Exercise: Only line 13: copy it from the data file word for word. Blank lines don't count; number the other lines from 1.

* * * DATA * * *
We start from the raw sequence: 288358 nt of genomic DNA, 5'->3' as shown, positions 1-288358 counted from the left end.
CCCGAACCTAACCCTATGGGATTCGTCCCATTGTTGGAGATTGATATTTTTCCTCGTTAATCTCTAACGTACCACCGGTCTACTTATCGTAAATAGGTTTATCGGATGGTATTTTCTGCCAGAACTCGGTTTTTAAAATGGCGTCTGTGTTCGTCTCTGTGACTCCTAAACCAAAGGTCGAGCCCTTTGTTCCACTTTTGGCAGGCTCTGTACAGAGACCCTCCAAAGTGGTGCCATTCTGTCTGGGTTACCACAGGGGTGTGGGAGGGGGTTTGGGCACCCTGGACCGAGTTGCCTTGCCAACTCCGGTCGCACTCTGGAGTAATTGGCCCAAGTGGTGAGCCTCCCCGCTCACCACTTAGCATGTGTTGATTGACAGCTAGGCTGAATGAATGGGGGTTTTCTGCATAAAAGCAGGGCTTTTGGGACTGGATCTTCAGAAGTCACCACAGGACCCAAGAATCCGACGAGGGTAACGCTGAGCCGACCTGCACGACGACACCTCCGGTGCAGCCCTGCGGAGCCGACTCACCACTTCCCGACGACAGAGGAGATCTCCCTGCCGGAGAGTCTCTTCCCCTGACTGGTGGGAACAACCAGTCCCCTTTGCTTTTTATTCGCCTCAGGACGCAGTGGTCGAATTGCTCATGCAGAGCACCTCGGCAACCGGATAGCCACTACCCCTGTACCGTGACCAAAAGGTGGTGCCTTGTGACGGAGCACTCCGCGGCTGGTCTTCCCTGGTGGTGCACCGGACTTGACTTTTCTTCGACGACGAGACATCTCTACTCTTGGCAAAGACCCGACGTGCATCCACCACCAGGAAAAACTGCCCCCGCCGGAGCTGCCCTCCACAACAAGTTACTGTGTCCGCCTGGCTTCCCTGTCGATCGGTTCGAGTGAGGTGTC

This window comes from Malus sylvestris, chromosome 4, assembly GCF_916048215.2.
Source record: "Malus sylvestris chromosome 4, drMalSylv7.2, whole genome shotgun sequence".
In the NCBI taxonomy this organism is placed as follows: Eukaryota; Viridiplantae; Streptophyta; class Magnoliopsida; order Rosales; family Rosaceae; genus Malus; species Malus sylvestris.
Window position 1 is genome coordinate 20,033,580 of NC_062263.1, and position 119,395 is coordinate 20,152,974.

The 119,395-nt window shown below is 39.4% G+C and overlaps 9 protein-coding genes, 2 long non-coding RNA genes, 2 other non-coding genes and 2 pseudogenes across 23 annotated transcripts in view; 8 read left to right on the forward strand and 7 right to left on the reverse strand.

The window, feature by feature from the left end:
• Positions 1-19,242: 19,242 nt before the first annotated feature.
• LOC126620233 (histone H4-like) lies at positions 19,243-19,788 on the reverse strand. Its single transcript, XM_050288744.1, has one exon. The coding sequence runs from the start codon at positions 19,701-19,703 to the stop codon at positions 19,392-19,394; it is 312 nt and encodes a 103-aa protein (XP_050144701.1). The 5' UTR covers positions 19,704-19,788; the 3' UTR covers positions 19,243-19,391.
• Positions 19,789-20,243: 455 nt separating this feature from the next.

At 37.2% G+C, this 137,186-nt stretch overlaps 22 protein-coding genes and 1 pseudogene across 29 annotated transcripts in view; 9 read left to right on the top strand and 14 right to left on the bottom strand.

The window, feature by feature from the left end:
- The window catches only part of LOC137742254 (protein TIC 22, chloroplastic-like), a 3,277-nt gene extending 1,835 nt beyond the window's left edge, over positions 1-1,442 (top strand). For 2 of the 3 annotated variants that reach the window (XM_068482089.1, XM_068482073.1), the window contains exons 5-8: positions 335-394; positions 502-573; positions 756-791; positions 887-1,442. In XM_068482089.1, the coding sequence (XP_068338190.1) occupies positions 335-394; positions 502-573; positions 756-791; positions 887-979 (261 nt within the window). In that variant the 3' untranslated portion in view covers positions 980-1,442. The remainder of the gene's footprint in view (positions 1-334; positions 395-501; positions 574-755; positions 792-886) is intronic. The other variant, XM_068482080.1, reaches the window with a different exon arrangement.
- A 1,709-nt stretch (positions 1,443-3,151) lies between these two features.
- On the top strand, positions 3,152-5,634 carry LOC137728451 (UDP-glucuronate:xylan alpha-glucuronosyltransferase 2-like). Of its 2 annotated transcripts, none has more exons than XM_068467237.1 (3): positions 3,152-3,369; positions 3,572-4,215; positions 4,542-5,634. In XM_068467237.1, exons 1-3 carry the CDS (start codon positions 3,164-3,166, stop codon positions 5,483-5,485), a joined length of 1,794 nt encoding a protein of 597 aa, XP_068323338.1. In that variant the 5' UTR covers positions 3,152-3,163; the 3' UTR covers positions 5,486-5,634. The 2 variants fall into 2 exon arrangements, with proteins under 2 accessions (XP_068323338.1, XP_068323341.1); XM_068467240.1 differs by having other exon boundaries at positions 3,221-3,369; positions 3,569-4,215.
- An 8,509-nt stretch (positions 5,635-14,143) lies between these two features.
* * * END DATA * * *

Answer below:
The window, feature by feature from the left end: